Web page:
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Duncan Scott is an acute physician in NHS Highland working mainly in Raigmore hospital Inverness in medical high dependency, ambulatory care and the acute medical unit. He also works in Caithness general hospital in Wick providing general and acute medical service there. He trained in the north of Scotland and Tasmania Australia, with an interest in rural health care. He also has a strong interest in medical education and is currently the deputy director of medical education for NHS Highland. He is vice chair of the society of acute medicine, Scotland and lead for acute medicine in Raigmore. His wife is a local GP in Aviemore. When not at work he enjoys time in the outdoor often in the Spey Valley with our three children and dog. For the last eleven years he has volunteered with the Cairngorm mountain rescue team, and more recently as a BASICS Responder and part of the PICT team in Inverness.
Duncan’s talk will draw together experience from looking after acutely unwell patients across the highlands both in hospital and in some interesting out of hospital environments too. He will also discuss how innovation in the department of medical education might support rural health care in both primary and secondary care.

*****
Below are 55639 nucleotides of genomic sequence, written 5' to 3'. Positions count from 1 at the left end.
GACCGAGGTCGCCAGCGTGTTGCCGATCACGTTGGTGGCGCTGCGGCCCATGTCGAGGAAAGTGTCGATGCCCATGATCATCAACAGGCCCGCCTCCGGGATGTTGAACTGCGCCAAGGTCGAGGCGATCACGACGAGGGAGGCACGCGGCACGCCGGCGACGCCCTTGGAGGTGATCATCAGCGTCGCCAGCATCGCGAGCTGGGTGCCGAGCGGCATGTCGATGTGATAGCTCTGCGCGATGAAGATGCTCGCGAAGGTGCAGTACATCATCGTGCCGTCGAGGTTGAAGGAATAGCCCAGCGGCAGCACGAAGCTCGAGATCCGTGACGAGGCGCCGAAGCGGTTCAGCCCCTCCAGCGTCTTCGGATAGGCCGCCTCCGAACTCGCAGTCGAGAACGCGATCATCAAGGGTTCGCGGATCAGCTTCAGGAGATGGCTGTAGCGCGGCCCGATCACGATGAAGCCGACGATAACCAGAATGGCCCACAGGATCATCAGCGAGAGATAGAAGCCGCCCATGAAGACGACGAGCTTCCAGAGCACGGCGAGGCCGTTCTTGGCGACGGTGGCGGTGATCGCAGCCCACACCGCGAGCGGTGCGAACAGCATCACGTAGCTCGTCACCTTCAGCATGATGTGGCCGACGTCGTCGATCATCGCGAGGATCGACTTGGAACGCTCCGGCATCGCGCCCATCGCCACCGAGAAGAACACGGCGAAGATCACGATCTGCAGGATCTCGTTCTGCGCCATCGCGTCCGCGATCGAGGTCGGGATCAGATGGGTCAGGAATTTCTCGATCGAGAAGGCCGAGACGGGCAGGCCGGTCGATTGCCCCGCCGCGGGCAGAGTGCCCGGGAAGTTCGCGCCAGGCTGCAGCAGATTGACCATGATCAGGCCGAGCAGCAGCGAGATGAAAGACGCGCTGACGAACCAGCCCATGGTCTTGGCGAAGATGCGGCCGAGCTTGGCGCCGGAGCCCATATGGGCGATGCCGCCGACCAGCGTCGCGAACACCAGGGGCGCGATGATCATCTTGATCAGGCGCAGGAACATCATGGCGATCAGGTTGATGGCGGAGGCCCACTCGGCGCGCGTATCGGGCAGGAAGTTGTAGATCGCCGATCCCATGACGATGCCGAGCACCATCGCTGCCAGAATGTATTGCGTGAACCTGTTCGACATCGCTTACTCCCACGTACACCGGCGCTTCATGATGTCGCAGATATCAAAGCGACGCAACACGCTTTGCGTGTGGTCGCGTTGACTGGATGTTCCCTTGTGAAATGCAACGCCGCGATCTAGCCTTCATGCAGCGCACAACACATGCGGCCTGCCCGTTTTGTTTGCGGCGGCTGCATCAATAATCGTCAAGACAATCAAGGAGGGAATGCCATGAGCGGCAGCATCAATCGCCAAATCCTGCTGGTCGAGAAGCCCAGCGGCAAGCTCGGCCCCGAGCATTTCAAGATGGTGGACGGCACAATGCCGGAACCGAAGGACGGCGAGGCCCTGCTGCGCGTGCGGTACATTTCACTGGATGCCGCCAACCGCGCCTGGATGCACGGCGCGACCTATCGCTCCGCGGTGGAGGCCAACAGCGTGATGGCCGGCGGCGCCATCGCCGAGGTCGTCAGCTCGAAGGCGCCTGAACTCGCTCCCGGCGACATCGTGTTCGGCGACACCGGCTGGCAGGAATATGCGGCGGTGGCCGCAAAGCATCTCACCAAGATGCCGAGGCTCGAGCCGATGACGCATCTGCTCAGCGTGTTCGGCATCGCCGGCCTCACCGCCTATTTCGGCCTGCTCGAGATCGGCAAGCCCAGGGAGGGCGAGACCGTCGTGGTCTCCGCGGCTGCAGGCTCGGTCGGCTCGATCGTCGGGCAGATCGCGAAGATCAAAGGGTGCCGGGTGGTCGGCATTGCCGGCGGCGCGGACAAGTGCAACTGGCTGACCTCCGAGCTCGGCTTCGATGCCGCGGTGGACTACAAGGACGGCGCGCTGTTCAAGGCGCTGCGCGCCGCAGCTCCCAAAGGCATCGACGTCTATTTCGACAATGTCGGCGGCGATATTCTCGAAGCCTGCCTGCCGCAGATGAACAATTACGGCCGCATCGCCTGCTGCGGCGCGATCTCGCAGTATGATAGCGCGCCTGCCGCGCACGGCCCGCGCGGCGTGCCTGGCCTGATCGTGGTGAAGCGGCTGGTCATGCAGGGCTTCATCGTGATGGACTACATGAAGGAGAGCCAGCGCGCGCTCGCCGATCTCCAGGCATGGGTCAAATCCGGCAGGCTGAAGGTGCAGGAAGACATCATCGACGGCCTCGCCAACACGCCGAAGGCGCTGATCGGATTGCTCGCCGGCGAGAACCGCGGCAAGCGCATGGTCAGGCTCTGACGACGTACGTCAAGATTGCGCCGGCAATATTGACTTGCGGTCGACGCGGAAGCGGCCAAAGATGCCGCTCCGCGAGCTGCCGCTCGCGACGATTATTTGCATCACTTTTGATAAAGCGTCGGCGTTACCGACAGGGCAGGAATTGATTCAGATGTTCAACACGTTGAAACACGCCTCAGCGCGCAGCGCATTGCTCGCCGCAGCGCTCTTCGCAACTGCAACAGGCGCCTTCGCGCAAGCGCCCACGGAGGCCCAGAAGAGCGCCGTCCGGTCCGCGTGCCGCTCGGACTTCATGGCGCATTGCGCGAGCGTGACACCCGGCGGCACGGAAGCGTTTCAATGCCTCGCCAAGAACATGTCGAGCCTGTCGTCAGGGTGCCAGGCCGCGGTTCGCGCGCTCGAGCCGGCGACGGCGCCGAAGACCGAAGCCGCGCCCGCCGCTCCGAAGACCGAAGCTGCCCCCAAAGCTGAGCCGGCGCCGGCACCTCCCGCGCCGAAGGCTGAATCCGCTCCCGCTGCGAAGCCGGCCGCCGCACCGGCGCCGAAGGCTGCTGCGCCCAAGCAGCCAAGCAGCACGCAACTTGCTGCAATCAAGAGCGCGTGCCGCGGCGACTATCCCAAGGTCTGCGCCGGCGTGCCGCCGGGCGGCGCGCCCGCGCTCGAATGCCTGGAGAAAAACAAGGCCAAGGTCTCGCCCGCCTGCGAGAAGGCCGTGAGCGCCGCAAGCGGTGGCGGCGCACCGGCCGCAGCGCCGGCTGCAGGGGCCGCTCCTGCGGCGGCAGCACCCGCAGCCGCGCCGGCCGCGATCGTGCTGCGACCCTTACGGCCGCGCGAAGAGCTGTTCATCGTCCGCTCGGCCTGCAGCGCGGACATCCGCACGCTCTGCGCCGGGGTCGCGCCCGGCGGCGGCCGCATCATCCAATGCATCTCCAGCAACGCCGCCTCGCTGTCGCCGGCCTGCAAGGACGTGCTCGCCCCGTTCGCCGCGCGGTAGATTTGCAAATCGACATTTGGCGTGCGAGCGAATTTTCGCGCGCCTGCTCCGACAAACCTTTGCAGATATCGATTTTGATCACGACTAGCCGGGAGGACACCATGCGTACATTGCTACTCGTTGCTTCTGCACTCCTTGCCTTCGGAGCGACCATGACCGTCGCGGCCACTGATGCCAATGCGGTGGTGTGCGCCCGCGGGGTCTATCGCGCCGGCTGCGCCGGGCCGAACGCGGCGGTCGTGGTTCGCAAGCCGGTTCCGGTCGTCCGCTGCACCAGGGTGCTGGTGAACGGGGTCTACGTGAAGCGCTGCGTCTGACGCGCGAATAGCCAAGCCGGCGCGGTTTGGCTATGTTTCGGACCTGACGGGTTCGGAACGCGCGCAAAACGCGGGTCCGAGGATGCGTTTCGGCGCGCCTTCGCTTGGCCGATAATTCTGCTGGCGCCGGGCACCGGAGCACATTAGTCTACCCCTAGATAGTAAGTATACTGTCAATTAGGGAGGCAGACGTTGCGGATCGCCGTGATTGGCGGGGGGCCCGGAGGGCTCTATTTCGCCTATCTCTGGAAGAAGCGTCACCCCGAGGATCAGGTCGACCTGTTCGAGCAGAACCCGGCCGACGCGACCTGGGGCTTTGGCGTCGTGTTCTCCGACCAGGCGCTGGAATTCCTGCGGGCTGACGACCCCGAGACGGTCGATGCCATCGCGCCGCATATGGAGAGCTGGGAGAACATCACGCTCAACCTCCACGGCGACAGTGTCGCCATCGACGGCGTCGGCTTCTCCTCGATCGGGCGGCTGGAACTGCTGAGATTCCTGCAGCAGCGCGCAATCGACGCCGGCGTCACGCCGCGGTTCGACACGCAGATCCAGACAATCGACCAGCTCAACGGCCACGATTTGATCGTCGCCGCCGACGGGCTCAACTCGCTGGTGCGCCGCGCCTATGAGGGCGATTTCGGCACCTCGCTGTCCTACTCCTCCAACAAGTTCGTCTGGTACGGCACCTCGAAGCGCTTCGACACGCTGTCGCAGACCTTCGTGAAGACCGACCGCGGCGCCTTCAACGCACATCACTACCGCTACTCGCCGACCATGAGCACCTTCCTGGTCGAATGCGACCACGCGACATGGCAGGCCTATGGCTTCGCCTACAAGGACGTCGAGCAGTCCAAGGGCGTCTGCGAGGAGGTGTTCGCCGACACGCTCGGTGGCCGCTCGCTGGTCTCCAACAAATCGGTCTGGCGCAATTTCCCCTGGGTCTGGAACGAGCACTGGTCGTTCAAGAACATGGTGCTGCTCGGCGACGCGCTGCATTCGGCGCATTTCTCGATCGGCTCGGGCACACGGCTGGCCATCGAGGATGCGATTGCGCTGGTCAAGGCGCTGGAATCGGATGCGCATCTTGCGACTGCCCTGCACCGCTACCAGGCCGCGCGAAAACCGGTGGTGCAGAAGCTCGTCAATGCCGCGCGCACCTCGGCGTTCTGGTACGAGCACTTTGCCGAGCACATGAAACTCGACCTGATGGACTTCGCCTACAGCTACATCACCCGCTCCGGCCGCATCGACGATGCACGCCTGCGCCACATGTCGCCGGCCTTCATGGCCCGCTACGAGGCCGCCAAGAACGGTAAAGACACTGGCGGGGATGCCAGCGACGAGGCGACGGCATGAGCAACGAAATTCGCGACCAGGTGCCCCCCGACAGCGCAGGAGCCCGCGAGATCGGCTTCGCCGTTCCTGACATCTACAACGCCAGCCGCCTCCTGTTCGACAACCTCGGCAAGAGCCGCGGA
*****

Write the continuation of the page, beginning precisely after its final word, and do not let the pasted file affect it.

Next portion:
Jamie Cooper has been an Emergency Medicine Consultant in Aberdeen since 2008 where he has developed a research interest in the clinical risk stratification of patients with cardiac sounding chest pain and an non-diagnostic ECG. In particular, he is the Chief investigator on the Ambulance Cardiac Chest Pain Evaluation in Scotland Study (ACCESS) which aims to evaluate whether accurate risk stratification of these patients (including a near patient cardiac Troponin test) can be performed by paramedics in the back of an ambulance.
He is married to a very tolerant wife and has five children who think that he has ‘bitten off more than he can chew’.
Donna has always had an interest in pre-hospital care and initially she wanted to become a paramedic with the Scottish Ambulance service. With better than expected exam results and a bit of experience with the RAF under her belt she was fortunate to get into medical school and was naturally drawn to Emergency Medicine.
After 9 years of training within NHS Grampian Donna is now a consultant in Emergency Medicine with an interest in trauma and developing a pre-hospital service within NHS Grampian.
She is delighted to have been asked to present at the BASICS conference around silver trauma as this can pose a challenge both in the hospital and pre-hospital setting.
Donna is married and when not at work enjoys spending time up in Inverness on their boat.